Ischaemic heart disease may manifest as asymptomatic coronary atherosclerosis, as (stable) angina pectoris and / or as acute coronary syndrome (ACS). ACS comprises instable angina pectoris (IAP) or acute myocardial infarction (AMI).
Angina pectoris (AP) refers to chest symptoms from myocardial ischaemia. Stable AP is characterised by chest tightness or pain, is provoked by physical exercise, emotions or cold, and disappears at rest or with sublingual nitrates within 15 minutes.
In ACS, symptoms are generally more severe and rest or nitrates do not completely resolve the symptoms. In IAP, myocardial ischaemia occurs progressively at rest or at minimal physical exertion.
In AMI, myocardial necrosis occurs, resulting in biochemical markers of myocardial damage. At least one of the following items is also present: clinical signs of AMI (sudden chest pain or tightness), corresponding abnormalities on the electrocardiogram or at coronary imaging or an identified thrombus in coronary angiography or autopsy.
The most common symptom of ischaemic heart disease in both men and women is chest pain. The pain sometimes radiates to the left arm or shoulder. Other common symptoms are dyspnoea or difficulty breathing. Transpiration, pallor and nausea or vomiting may also occur, especially in ACS. Less common symptoms are interscapular pain, dizziness, neck pain, palpitations, pain in the right arm, shoulder or jaw, dyspepsia, epigastric pain and fatigue. Patients may be anxious or agitated. There is a large variety in the presentation of signs and symptoms, making clinical diagnosis challenging.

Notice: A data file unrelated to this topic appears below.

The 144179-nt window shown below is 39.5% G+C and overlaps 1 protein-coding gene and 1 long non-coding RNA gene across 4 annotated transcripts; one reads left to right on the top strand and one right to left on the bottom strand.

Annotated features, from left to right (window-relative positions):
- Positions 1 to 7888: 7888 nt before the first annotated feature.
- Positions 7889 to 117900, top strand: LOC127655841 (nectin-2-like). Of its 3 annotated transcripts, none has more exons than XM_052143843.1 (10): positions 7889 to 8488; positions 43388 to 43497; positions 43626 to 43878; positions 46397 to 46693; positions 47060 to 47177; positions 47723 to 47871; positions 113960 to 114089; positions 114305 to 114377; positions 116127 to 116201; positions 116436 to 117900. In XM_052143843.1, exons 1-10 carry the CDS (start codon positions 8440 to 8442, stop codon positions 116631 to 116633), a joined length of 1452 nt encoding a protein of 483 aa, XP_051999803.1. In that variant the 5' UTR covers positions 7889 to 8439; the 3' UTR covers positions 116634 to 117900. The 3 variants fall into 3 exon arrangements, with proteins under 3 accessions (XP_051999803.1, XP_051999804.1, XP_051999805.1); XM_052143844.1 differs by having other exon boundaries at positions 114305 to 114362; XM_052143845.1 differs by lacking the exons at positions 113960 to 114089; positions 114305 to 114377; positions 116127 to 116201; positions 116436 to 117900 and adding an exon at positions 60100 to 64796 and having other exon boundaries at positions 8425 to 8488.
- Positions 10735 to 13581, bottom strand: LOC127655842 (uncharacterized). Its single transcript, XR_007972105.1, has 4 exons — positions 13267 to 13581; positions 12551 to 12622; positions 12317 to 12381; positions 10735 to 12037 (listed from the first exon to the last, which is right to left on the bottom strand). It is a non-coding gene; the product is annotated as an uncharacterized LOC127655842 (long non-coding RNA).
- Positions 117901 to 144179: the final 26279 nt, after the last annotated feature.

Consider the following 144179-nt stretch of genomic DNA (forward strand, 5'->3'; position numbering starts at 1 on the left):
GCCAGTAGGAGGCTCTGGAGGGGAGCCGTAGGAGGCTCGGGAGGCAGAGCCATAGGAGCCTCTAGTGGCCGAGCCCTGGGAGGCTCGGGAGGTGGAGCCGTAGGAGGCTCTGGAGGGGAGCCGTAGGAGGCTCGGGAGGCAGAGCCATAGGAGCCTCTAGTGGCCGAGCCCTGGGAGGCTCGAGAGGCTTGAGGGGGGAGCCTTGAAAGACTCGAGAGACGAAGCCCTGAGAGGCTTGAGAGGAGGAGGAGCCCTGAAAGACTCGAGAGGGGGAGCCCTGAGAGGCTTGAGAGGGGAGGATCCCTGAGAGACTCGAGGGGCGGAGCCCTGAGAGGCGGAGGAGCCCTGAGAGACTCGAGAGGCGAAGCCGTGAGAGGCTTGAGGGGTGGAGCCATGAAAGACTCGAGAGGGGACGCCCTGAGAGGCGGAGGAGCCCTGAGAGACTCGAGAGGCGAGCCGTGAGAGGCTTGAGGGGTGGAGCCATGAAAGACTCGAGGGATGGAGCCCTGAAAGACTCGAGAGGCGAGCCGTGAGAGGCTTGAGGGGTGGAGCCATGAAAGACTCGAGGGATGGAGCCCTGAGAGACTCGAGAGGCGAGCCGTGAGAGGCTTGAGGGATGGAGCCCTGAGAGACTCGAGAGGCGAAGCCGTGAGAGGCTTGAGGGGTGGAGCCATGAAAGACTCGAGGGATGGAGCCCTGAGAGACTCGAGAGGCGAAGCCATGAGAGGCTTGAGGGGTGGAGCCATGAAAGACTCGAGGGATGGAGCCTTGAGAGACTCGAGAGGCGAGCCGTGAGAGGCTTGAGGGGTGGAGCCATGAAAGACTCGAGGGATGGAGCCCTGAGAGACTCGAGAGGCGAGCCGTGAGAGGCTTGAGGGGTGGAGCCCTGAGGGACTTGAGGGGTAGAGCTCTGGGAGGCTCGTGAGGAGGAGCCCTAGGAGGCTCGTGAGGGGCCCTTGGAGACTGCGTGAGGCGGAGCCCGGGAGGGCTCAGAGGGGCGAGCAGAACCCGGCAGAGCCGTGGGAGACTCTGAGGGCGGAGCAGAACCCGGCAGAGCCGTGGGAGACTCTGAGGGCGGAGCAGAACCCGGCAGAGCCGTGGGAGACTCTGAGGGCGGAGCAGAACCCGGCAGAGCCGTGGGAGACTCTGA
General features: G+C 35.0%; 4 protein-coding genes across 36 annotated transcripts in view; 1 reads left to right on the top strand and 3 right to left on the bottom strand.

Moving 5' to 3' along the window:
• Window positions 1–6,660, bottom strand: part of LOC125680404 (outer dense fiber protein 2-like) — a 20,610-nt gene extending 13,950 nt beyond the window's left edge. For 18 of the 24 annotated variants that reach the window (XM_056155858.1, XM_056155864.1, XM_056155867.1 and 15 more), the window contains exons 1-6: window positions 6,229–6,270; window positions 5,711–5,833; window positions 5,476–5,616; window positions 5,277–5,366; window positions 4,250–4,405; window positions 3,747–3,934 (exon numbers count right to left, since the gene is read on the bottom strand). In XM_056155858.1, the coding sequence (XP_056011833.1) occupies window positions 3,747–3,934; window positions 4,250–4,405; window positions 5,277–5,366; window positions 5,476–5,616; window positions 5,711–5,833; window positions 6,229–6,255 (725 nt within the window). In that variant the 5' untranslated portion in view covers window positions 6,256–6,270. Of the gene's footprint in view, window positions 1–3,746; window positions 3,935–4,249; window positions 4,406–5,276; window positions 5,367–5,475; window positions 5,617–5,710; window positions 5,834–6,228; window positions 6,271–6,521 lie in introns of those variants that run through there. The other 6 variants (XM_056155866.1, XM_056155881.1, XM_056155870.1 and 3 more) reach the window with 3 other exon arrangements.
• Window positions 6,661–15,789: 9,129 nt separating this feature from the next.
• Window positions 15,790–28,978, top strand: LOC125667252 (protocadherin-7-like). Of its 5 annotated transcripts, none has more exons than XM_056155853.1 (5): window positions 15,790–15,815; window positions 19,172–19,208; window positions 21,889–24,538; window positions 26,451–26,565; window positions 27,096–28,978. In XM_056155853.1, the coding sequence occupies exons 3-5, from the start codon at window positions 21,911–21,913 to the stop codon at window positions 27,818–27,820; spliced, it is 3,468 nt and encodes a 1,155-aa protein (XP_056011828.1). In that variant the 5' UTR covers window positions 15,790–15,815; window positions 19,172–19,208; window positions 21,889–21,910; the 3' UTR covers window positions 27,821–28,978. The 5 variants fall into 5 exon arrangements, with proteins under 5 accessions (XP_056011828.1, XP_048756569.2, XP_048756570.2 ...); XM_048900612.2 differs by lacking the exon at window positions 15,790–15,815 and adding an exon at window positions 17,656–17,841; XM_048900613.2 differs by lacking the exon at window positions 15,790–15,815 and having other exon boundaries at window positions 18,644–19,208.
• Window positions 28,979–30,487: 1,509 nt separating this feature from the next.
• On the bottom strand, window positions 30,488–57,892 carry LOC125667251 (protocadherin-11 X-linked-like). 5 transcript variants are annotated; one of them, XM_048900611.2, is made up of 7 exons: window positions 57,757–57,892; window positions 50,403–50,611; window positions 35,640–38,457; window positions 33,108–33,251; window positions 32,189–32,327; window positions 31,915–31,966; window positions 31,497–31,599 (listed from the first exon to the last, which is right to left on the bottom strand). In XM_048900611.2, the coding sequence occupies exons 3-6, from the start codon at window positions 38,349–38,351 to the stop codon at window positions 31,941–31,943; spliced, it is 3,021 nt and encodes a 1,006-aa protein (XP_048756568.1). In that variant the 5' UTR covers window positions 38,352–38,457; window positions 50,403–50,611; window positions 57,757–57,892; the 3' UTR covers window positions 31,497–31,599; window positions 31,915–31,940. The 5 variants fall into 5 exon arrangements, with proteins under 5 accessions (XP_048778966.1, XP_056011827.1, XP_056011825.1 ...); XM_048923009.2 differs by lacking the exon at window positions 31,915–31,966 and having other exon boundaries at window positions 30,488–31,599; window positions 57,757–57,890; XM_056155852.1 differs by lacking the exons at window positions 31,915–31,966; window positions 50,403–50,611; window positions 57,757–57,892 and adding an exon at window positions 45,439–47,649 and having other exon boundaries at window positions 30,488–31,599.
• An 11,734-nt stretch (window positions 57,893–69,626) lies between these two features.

If stable AP is suspected, cardiovascular risk factors should be assessed and the patient should be referred to the cardiologist to confirm or reject the diagnosis. Treatment consists of symptom control (nitrates, beta-blockers) and secondary cardiovascular prevention (lifestyle, platelet aggregation inhibitors, statins, blood pressure management).
In patients suspected of having ACS, an urgent referral with ambulance transport is indicated. While waiting for emergency transport, nitrates, fentanyl or morphine may be administered, along with oxygen and platelet aggregation inhibitors.
In hospital, treatment is started to restore oxygen supply to the heart (e.g. percutaneous coronary intervention). Cardiovascular risk management is then initiated.